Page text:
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Glass Houses


Those who live in glass houses should not throw stones. When, on the union of the two crowns, London was inundated with Scotchmen, Buckingham was a chief instigator of the movement against them, and parties used nightly to go about breaking their windows. In retaliation, a party of Scotchmen smashed the windows of the Duke’s mansion, which stood in St. Martin’s Fields, and had so many windows that it went by the name of the “Glass-house.” The court favourite appealed to the king, and the British Solomon replied, “Steenie, Steenie, those wha live in glass housen should be carefuʹ how they fling stanes.”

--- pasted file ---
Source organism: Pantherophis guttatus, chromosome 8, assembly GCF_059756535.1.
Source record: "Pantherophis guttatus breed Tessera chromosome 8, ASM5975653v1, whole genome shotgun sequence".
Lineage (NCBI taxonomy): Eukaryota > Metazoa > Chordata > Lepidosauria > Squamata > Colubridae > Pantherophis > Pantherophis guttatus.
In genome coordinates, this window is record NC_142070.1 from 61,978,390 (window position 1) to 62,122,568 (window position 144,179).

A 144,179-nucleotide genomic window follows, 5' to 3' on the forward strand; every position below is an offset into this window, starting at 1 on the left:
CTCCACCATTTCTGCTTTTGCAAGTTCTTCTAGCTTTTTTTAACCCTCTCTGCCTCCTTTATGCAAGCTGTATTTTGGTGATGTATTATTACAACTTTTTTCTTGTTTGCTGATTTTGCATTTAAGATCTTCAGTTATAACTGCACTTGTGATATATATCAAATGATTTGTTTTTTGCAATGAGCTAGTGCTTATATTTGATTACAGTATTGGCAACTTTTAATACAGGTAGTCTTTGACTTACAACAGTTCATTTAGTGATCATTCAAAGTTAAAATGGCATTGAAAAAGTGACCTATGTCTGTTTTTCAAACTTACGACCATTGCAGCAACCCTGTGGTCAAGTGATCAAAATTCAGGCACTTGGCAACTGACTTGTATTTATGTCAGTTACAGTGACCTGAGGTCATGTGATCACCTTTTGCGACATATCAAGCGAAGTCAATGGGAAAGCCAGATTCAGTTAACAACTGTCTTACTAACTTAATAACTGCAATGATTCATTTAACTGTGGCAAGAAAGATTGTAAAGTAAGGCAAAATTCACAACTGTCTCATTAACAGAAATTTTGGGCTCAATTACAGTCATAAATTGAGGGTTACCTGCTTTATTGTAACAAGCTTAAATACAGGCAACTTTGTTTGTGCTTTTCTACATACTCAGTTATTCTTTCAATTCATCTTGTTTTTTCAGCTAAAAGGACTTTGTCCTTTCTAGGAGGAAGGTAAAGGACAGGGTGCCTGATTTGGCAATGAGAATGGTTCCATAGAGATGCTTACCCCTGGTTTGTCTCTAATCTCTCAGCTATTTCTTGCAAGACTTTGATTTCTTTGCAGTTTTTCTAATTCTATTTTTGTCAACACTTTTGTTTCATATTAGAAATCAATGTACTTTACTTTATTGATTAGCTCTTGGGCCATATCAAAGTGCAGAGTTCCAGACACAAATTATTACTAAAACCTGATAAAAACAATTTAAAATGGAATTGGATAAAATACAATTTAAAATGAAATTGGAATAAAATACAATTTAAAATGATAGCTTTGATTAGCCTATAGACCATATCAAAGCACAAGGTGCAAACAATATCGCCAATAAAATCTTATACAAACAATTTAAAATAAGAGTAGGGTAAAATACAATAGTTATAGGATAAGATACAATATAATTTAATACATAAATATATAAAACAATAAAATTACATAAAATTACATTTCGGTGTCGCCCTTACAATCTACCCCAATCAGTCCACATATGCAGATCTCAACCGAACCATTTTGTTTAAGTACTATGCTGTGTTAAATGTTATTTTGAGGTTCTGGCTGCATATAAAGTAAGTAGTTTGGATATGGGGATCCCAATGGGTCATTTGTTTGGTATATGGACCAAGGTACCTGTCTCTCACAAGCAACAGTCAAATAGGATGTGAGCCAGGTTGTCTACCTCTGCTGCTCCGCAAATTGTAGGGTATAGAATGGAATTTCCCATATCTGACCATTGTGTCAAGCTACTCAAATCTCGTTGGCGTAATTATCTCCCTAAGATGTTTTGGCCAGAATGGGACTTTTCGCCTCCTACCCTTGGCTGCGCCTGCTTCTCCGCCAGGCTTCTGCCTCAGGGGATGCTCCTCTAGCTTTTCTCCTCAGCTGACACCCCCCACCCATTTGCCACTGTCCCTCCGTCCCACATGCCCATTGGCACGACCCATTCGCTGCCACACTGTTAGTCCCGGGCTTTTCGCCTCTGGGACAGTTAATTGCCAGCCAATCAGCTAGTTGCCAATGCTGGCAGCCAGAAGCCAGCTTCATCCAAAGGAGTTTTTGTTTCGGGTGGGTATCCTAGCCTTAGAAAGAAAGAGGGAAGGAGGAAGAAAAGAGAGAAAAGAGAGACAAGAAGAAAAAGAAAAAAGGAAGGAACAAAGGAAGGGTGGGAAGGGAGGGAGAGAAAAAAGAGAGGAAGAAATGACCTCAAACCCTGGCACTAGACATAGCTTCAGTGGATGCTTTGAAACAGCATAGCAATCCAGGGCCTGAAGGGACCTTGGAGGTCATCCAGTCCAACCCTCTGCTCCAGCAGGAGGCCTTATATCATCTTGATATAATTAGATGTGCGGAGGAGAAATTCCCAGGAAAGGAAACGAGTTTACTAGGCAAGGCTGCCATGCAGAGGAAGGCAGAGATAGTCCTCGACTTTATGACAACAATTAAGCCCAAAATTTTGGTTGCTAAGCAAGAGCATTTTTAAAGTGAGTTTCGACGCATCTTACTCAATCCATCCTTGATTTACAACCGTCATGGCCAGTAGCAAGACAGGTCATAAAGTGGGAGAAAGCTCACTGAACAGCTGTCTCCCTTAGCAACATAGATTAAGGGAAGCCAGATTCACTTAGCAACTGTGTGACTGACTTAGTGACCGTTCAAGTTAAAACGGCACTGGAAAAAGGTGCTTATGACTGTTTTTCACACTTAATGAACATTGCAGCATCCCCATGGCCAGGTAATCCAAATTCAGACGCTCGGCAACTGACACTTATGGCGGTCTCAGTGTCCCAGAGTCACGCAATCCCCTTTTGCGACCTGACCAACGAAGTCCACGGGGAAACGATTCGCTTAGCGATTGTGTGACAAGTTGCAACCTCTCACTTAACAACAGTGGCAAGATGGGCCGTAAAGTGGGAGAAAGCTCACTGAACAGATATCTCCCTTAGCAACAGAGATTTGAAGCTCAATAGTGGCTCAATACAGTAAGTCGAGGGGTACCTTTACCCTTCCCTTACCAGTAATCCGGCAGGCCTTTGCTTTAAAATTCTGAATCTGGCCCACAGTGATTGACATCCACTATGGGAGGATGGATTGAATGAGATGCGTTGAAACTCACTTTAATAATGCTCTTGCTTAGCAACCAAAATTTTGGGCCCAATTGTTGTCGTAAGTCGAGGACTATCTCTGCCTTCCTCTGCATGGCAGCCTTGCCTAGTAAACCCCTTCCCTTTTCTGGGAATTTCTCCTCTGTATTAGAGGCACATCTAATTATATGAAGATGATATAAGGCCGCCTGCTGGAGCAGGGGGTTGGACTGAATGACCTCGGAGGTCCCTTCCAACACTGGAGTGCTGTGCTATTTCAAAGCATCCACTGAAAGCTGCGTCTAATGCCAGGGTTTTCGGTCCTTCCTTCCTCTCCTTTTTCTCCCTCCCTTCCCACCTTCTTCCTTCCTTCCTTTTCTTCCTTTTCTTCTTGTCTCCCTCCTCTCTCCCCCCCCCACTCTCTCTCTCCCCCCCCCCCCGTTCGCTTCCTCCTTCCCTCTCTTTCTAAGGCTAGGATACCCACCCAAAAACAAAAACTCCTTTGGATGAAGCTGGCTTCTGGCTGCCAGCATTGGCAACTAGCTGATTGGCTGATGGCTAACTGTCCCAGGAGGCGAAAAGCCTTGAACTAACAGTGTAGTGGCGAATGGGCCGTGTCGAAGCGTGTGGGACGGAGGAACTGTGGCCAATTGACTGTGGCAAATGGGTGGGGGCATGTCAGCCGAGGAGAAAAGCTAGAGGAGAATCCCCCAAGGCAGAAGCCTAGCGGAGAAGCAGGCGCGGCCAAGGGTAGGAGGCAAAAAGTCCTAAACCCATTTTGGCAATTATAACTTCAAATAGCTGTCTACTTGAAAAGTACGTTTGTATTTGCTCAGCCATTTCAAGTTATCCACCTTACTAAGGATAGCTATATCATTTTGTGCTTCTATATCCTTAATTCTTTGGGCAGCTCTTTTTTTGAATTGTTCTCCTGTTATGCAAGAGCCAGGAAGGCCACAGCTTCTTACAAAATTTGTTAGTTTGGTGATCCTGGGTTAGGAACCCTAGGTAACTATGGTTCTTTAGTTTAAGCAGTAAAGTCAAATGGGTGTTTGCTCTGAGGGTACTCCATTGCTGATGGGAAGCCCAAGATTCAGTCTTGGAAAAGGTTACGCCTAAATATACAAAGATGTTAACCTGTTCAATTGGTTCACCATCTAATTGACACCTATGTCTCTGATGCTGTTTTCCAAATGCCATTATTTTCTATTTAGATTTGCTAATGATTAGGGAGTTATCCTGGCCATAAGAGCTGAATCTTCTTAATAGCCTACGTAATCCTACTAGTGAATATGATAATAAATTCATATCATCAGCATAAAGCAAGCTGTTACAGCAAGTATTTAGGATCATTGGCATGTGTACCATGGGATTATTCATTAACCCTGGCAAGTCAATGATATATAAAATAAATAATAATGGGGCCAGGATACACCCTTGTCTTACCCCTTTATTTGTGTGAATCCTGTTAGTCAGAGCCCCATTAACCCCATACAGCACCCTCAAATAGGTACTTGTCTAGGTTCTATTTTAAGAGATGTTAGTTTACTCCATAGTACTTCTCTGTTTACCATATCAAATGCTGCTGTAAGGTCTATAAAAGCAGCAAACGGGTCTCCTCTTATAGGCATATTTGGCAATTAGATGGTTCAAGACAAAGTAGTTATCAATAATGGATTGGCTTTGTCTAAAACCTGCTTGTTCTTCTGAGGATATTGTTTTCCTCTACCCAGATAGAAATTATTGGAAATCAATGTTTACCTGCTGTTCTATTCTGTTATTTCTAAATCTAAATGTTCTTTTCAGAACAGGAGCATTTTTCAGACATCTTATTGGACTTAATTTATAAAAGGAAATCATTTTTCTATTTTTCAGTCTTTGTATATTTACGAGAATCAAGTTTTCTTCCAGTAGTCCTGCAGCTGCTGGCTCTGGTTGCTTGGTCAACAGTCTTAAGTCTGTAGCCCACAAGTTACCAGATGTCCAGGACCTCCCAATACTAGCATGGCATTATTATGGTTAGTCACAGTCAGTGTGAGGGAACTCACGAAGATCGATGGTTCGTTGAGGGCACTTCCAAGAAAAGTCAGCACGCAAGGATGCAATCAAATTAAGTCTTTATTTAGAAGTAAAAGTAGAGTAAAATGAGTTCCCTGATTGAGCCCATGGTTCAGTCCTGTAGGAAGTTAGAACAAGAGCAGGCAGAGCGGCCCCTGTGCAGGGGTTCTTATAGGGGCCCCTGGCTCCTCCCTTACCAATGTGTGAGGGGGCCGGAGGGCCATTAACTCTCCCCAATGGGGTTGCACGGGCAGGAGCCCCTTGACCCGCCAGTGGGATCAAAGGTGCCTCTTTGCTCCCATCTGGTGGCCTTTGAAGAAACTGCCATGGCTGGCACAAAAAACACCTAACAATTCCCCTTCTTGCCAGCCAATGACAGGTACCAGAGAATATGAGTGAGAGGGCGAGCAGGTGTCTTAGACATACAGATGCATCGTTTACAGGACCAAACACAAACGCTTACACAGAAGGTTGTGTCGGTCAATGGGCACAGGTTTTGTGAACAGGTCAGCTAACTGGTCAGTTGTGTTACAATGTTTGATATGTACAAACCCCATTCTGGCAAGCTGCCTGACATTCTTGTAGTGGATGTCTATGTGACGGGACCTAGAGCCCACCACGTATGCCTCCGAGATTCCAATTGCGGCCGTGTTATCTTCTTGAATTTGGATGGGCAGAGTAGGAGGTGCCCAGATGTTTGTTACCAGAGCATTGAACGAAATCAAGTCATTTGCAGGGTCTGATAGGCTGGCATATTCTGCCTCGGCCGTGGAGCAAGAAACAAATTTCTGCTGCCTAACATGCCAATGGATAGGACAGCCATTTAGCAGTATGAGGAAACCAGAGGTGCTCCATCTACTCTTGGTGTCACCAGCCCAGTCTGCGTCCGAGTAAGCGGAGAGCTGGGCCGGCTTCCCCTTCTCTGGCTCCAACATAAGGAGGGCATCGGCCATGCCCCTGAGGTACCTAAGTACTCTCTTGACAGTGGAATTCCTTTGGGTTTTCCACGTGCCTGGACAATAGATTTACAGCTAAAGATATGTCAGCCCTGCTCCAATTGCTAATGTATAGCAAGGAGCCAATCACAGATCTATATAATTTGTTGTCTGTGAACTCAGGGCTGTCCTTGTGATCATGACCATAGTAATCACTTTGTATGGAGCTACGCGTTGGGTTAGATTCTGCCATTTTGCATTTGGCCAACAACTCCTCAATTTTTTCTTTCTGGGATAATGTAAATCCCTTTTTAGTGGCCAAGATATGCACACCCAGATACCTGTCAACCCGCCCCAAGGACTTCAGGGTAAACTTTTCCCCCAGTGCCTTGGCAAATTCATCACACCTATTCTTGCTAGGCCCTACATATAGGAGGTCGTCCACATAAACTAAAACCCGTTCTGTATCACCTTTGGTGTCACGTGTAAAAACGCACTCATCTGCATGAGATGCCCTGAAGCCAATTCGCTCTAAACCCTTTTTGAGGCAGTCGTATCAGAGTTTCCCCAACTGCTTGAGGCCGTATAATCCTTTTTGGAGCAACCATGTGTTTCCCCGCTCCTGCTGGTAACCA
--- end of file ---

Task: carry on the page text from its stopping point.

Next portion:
⁂ This was not an original remark of the English Solomon, but only the application of an existing proverb: “El que tiene tejados de vidro, no tire piedras al de su vezino.” (Nunez de Guzman: Proverbios.) (See also Chaucer’s Troylus, ii.)

Qui a sa maison de verre,

Sur le voisin ne jette pierre.”

Proverbes en Rimes (1664).

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Entry taken from Dictionary of Phrase and Fable, edited by the Rev. E. Cobham Brewer, LL.D. and revised in 1895.

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Gladsheim [Home of joy]
Gladstone Bag (A)
Glasgow Arms
Glasgow Magistrate (A)
Glass Breaker (A)
Glass Houses
Glass Slipper (of Cinderella)
Glasse (Mrs. Hannah)
Glassite (A)
Glauber Salts
Glaucus (of Bœotia)
Glaucus (Another)
Glaucus Swop (A)